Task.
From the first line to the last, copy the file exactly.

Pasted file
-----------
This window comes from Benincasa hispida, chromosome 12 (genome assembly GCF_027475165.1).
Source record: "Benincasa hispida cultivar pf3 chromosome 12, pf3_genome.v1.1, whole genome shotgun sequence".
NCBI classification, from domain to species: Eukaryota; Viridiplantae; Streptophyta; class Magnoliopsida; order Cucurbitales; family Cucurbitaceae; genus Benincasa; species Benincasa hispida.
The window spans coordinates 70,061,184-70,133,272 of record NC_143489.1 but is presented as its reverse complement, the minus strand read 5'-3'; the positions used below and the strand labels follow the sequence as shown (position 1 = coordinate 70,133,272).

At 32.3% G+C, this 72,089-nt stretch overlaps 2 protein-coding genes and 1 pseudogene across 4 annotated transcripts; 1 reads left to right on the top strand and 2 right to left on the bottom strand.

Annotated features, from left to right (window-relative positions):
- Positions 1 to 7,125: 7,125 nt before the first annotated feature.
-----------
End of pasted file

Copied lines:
This window comes from Benincasa hispida, chromosome 12 (genome assembly GCF_027475165.1).
Source record: "Benincasa hispida cultivar pf3 chromosome 12, pf3_genome.v1.1, whole genome shotgun sequence".
NCBI classification, from domain to species: Eukaryota; Viridiplantae; Streptophyta; class Magnoliopsida; order Cucurbitales; family Cucurbitaceae; genus Benincasa; species Benincasa hispida.
The window spans coordinates 70,061,184-70,133,272 of record NC_143489.1 but is presented as its reverse complement, the minus strand read 5'-3'; the positions used below and the strand labels follow the sequence as shown (position 1 = coordinate 70,133,272).

At 32.3% G+C, this 72,089-nt stretch overlaps 2 protein-coding genes and 1 pseudogene across 4 annotated transcripts; 1 reads left to right on the top strand and 2 right to left on the bottom strand.

Annotated features, from left to right (window-relative positions):
- Positions 1 to 7,125: 7,125 nt before the first annotated feature.